When I was 14 years old, my mother was diagnosed with Oesophageal cancer. It was a horrible time for all of us and I was forced to grow up very quickly.
Around this time, I started to become unwell. Everyone thought it was the
I started having issues with my bowel, I was told I had IBS. I was losing weight which wasn’t great as I was already quite skinny. I had horrible pain in my stomach that would bring me to my knees. My period became erratic, heavy, painful. It was torture.
My mother came out of the hospital several months after her initial diagnosis and was on the road to recovery. She was in remission and everything seemed to be going back to normal with our family life. But my issues continued.
My mother took me to a multitude of different doctors, specialists. Everyone and anyone. They kept focusing on my bowel but it wasn’t until a Gastroenterologist told her that it wasn’t my bowel that she forced doctors to start focusing on something else.
She was getting desperate. By 17 years old I weighed 40kg. I was pale, dizzy all the time, fainting. I had no energy and was in constant pain. I had endured too many blood tests to count. They checked me for diabetes, crohn’s disease, thyroid issues all to no avail.
Mom took me to herbalists, iridologists, chiropractors, Chinese herbalists, naturopaths. You name it, we tried it.
One doctor told me I needed counselling because I was having these issues because my parents divorced when I was four, a divorce I couldn’t even remember. We walked out mid-appointment.
Eventually, she took me to our local doctor. He had a chat to me and told me that “sometimes we feel pressure from our peers to look a certain way.” Yes, he believed I was anorexic. This is despite the fact my mother told him I ate like a horse. Mom was at breaking point.
A few weeks later, after another bout of lying on the couch crying in pain, having a heat bag on my stomach and an ice pack on my face to cool the burning of my cheeks, she took me to another doctor. She begged him to help me. I distinctly remember her words “I’m losing her.” I was so skinny and so unwell. She was desperate. He asked whether I had been tested for Endometriosis. She said no. This was the first we had heard of it. He referred me to a Gynaecologist.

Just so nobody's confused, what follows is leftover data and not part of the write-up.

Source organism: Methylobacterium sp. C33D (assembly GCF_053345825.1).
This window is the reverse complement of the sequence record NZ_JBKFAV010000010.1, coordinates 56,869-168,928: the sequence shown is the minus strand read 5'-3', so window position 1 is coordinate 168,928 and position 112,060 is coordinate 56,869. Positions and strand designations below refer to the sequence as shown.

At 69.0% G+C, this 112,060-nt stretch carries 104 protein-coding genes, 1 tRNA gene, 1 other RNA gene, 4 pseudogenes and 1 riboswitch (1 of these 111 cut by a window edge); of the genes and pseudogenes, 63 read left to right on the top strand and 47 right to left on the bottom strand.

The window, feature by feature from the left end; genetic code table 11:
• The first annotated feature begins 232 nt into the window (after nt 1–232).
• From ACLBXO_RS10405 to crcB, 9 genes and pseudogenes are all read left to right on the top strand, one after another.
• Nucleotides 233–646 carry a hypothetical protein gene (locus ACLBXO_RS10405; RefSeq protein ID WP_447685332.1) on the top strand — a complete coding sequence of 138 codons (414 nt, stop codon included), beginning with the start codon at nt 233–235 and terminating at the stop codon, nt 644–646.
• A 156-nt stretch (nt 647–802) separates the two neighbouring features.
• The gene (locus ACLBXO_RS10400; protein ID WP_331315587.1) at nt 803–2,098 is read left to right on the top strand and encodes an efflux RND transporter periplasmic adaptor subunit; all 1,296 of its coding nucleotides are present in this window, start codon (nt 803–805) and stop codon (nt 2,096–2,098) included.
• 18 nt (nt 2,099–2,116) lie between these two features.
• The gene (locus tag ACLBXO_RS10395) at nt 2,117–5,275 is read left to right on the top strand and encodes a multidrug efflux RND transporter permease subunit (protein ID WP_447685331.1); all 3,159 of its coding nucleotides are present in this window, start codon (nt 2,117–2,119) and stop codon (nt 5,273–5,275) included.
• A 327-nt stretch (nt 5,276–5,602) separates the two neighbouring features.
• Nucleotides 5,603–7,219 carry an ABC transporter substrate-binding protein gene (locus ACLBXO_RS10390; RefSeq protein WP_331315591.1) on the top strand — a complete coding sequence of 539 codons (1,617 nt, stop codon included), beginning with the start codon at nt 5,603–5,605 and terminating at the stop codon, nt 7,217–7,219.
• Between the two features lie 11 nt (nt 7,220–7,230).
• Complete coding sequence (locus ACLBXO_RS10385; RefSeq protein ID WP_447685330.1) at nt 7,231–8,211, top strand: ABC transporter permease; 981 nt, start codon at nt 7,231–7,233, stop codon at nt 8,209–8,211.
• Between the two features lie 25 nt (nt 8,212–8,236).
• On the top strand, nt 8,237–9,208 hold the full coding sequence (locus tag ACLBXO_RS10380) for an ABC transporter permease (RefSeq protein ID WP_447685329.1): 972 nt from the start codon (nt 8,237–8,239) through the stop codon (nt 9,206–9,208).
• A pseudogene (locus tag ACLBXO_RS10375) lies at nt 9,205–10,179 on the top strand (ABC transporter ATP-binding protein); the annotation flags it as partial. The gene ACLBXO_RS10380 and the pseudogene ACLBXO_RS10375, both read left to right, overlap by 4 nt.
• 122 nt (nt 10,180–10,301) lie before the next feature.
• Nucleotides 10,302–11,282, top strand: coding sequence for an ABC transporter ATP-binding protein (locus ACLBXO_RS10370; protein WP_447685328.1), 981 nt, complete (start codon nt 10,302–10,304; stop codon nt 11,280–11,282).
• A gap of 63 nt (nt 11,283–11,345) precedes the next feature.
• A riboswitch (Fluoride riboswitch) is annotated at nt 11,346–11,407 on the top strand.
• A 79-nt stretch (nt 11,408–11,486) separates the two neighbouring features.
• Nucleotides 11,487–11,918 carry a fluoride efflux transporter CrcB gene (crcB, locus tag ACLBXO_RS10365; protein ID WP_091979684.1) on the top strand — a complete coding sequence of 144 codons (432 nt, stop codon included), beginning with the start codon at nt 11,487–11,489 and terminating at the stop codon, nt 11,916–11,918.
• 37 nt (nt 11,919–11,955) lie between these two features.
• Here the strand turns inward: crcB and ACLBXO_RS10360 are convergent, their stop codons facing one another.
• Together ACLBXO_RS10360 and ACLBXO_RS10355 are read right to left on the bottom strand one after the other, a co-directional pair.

A few weeks later and I was seeing the Gynaecologist. He performed an ultrasound and booked me into hospital for a laparoscopy. He put me in as an ‘urgent’ case. I was in within a week.
I recall him telling my mother I would be in and out in 45 minutes max. Over 2 hours into the surgery, my mother called
After returning to the Gynaecologist for a followup appointment, he informed me that my insides were a mess. My endo was classed in his words as “moderately severe.” I had answers, kind of. No one knows how it started, why it started, why I have it and my sister doesn’t. I had an infection in my uterus, again no one knows how.
22 years on and I have endured 7 laparoscopies, countless medical treatments, chronic pain, hormonal issues, irregular and erratic periods and more. It dictates my life and still no answers.
I was told having babies would solve all my issues. While my endo has actually decreased significantly since having children, my pain and period issues have not. This is because after so many invasive surgeries, I have been left with scar tissue and possible nerve damage that causes daily pain.
Endometriosis and the associated complications are a pain in the proverbial. In modern